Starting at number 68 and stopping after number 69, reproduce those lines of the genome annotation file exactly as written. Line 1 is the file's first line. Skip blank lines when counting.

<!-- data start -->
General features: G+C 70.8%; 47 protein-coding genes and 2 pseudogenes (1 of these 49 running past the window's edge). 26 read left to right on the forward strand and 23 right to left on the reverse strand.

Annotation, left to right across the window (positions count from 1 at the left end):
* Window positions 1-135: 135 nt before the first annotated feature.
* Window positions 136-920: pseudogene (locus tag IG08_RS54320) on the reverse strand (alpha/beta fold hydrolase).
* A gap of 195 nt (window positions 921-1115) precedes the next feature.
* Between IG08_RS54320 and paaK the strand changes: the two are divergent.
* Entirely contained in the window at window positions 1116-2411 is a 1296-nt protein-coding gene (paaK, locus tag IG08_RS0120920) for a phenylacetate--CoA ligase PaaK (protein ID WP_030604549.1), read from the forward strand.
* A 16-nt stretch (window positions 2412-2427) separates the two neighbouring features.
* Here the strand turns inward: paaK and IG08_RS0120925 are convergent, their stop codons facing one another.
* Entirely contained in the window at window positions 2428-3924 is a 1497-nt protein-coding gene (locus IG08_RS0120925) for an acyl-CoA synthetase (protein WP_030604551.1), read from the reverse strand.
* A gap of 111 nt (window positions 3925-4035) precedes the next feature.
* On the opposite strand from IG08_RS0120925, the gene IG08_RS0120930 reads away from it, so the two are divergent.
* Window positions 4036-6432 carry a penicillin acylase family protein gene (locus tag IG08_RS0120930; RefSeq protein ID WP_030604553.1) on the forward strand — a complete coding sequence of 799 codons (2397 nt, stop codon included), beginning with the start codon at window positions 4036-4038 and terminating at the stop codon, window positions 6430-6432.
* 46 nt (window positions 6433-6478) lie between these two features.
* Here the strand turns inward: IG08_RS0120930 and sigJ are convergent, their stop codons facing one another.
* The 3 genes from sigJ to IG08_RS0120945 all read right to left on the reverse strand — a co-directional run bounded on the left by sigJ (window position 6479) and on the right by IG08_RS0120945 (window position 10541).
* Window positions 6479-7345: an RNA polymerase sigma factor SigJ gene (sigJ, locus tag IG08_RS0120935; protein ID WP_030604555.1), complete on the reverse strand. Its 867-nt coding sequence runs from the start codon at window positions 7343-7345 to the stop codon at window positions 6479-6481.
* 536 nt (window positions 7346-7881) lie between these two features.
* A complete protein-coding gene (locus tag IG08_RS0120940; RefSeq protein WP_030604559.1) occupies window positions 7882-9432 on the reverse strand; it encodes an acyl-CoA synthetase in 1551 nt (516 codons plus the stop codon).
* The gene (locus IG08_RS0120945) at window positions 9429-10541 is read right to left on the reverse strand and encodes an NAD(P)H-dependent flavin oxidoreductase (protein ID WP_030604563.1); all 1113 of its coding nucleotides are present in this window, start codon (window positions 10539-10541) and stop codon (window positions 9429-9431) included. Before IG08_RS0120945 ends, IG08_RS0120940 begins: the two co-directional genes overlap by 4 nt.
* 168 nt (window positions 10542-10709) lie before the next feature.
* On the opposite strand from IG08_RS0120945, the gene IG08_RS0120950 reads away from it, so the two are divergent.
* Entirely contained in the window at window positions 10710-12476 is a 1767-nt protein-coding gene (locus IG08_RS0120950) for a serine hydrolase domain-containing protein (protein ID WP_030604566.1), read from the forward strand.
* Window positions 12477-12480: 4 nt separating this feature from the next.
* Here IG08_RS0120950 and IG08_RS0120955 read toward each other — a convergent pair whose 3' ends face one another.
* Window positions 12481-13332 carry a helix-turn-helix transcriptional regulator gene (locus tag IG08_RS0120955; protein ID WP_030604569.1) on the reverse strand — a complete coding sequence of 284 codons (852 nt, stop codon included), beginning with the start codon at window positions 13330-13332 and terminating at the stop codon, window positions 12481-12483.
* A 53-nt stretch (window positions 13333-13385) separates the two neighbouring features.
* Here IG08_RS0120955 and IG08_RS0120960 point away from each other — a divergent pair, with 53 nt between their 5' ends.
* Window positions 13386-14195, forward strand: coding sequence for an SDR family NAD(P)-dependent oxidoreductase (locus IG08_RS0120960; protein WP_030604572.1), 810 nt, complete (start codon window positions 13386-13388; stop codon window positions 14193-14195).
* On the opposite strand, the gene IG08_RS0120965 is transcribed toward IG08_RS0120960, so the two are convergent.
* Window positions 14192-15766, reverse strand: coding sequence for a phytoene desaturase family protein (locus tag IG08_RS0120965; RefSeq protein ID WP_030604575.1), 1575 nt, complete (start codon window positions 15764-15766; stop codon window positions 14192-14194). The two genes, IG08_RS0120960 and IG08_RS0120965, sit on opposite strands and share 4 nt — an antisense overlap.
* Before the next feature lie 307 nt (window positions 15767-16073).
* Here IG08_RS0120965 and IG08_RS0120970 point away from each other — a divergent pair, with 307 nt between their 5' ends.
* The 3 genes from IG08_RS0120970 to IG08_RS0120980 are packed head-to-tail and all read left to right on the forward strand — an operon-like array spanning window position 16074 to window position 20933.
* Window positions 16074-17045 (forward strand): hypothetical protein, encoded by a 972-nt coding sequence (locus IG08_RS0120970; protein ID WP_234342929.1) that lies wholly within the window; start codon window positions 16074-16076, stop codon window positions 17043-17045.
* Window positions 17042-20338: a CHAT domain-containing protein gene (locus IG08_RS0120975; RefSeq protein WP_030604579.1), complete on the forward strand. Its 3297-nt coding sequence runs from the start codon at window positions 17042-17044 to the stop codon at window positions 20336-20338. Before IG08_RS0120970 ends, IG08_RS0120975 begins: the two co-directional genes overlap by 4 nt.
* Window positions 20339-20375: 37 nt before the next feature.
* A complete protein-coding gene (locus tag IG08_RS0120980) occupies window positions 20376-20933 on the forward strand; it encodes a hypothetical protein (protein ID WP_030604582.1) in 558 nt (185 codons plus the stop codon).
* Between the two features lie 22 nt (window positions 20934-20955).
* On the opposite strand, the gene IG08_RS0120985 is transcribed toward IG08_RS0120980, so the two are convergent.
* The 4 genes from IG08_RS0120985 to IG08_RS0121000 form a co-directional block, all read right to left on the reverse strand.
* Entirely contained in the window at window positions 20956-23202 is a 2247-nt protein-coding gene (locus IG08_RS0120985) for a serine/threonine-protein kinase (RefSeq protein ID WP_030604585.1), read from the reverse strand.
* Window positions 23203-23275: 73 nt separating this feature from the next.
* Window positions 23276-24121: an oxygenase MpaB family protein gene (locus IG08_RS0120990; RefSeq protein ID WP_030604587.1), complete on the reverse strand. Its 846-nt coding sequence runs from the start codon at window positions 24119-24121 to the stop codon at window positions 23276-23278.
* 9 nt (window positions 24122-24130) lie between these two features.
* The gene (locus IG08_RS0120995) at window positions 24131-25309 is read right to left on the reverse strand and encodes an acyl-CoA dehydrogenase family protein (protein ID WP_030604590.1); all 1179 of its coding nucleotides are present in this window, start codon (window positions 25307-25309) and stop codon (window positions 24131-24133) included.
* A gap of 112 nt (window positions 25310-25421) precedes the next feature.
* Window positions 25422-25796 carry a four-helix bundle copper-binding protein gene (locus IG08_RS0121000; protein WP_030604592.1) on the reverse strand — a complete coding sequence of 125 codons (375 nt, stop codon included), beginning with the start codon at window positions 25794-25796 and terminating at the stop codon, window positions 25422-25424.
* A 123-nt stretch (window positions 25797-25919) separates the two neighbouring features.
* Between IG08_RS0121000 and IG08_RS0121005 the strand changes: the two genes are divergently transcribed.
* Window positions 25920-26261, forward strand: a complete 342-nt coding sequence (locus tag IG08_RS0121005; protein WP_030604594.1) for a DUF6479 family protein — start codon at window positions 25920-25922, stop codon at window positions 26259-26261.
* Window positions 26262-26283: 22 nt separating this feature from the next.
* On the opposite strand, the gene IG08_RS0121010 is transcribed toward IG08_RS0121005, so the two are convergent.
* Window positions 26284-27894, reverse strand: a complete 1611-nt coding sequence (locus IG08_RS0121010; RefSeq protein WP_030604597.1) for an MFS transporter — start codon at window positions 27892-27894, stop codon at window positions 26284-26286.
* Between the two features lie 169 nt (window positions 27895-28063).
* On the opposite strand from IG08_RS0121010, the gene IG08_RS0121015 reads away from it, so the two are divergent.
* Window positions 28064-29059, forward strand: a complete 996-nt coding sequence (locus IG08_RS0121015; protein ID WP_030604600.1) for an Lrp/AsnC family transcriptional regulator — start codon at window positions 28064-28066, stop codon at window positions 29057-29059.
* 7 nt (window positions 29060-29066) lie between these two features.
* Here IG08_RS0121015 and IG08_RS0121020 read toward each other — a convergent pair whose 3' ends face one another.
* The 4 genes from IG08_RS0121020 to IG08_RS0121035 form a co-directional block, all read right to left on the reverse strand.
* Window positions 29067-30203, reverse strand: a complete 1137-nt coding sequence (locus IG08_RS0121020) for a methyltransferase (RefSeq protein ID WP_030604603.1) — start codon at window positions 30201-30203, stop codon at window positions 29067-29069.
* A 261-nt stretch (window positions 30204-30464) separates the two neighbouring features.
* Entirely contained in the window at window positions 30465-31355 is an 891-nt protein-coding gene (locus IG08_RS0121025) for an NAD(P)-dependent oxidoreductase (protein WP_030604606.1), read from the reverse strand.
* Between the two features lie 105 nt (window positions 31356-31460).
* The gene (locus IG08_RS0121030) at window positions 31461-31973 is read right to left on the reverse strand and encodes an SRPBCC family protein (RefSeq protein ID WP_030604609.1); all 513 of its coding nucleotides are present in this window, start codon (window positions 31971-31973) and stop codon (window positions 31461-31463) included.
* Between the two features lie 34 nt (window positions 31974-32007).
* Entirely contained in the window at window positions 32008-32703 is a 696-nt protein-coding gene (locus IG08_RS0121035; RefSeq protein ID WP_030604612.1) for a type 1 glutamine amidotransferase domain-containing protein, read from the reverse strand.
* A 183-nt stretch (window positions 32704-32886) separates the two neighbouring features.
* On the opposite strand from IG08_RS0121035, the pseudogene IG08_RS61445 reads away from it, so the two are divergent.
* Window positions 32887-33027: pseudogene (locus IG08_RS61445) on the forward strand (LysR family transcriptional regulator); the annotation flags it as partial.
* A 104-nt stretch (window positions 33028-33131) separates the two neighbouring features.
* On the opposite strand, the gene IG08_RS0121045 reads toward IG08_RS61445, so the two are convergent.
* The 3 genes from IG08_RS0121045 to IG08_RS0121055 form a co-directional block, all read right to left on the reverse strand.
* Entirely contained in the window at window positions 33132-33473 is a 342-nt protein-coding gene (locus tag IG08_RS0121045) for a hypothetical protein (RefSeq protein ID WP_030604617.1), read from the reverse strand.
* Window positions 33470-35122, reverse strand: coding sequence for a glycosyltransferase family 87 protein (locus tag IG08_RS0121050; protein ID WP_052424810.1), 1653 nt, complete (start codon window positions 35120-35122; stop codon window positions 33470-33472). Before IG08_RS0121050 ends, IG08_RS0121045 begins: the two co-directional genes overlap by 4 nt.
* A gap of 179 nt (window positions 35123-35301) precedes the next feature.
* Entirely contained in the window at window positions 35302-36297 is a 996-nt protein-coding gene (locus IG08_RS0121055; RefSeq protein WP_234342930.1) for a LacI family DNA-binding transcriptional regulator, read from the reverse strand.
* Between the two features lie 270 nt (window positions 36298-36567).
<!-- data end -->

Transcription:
* A 183-nt stretch (window positions 32704-32886) separates the two neighbouring features.
* On the opposite strand from IG08_RS0121035, the pseudogene IG08_RS61445 reads away from it, so the two are divergent.